These are just a few methods of how political entrepreneurs can use the power of the state to force people, under the threat of violence, to behave in ways against their choosing and in the process become extremely wealthy. To reiterate, the crucial thing to recognize is that unlike the pure market entrepreneur whose actions increase overall standards of living, the actions of political entrepreneurs make the majority of people worse off. Political entrepreneurs are not rewarded for their ability to serve the masses, but for their ability to lobby and influence politicians which greatly disrupts the wealth generating spontaneous order of a free market.

Some may think that the existence of political entrepreneurs justifies taxes on the rich, but a much better solution would be to eliminate the ability of governments to enrich the political entrepreneurial class in the first place. For it is not the rich per se that are the problem, but the ability to get rich by using the power of the state instead of by serving the needs of others. Furthermore, increased taxation just puts more money in the hands of the very politicians who have proved competent at enriching their cronies, but inept at helping the poor and middle classes.   

A free-market society, void of political entrepreneurs, would still have rich people and wealth inequality. But the important thing to recognize is that the disparity between rich and poor would be less obvious in a free-market society, than in a society where political entrepreneurs dominate. To conclude this video, we will quote a passage by the economist George Reisman which nicely illuminates this point:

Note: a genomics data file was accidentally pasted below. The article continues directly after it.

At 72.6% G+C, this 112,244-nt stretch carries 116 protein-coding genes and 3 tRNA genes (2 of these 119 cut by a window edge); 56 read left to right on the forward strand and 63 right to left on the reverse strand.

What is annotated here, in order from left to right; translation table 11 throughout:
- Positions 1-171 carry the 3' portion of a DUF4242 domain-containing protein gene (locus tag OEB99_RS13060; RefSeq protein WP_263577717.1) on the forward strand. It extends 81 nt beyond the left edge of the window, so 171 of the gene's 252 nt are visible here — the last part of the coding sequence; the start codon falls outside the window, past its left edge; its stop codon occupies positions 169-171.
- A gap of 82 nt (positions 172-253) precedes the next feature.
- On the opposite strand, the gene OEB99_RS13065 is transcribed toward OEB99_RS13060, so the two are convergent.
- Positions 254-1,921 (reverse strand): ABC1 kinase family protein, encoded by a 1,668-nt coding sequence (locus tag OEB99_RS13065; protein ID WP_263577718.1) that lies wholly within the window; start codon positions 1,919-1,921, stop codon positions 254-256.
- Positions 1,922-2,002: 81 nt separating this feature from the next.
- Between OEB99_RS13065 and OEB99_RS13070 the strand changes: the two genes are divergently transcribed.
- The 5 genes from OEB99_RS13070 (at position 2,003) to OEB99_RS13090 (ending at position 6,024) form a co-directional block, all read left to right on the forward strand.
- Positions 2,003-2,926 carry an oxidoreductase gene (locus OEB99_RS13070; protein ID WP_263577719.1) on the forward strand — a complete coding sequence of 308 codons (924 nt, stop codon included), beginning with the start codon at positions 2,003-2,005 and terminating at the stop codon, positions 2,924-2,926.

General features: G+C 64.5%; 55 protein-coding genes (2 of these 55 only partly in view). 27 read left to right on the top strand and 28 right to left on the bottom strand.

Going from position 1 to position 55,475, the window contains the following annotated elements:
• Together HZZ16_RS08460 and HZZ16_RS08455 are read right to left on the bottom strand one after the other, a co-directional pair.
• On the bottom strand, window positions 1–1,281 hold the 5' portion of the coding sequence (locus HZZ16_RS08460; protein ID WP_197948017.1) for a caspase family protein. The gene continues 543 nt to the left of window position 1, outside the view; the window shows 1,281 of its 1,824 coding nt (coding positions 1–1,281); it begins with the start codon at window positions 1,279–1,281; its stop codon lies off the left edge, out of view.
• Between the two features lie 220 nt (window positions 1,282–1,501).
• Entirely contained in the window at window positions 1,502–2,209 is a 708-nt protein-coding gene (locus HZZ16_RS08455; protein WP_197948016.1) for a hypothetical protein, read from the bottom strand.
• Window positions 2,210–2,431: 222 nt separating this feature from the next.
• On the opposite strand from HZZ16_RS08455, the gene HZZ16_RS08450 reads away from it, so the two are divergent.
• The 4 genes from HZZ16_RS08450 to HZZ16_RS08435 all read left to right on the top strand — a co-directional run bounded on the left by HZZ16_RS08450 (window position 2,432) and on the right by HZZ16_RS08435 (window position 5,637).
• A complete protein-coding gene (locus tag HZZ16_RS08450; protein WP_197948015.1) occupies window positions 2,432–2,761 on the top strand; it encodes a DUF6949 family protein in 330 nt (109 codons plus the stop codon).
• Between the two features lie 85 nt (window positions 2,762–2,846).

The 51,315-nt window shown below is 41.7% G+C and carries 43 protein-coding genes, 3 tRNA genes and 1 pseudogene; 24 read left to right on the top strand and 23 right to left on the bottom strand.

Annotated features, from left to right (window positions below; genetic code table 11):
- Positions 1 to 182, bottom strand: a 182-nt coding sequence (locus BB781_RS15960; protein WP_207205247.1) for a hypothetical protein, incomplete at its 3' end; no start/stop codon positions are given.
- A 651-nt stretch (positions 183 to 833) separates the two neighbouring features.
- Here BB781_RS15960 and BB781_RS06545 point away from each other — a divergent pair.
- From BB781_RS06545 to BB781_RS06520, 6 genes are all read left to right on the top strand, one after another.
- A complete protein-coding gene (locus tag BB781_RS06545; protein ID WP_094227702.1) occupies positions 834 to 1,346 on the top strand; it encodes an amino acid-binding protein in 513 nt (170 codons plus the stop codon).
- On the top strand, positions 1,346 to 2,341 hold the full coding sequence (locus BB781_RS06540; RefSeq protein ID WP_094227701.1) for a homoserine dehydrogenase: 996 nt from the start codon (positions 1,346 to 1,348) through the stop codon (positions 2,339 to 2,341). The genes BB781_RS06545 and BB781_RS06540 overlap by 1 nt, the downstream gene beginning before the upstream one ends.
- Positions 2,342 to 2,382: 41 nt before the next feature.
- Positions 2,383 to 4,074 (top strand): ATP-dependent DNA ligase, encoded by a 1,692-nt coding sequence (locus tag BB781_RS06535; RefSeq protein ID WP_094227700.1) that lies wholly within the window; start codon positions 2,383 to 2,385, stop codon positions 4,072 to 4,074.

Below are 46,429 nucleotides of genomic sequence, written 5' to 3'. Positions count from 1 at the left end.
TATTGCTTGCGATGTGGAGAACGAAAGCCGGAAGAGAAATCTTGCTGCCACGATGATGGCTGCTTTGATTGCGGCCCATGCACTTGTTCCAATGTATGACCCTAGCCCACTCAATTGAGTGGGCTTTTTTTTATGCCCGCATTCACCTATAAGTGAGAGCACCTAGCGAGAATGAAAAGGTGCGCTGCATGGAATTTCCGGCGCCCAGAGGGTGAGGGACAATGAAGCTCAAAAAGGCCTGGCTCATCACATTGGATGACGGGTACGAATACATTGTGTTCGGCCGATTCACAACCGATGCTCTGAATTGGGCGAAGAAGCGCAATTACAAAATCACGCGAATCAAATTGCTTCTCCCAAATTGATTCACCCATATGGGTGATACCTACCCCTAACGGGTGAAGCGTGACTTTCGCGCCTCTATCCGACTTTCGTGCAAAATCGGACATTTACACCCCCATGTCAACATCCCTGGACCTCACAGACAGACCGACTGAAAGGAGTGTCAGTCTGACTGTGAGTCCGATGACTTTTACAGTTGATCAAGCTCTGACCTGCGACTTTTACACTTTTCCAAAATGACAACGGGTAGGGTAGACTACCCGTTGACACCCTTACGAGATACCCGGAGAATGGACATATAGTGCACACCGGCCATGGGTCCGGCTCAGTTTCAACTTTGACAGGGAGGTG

“ . . .it is worth noting that economic inequality that is founded on economic freedom [i.e., the actions of pure market entrepreneurs] is accompanied by much less in the way of visible inequality than is economic inequality founded on the initiation of physical force [i.e., the actions of political entrepreneurs]. This is because . . . the economic inequality that is based on economic freedom, serves to raise the standard of living of all. As a result, under economic freedom, even the poorest strata of society consume substantial and progressively increasing quantities of wealth. Thus, the inequality that prevails is not one of a contrast between those who are starving, half-naked, and living in hovels, and those who are fat, clad in furs, and living in castles, as is the case under feudal inequality, for example. Rather it is an inequality between those who are rich enough to drive Chevrolet or Ford automobiles, and those who are rich enough to drive Cadillacs or Rolls-Royces.” (George Reisman, Capitalism)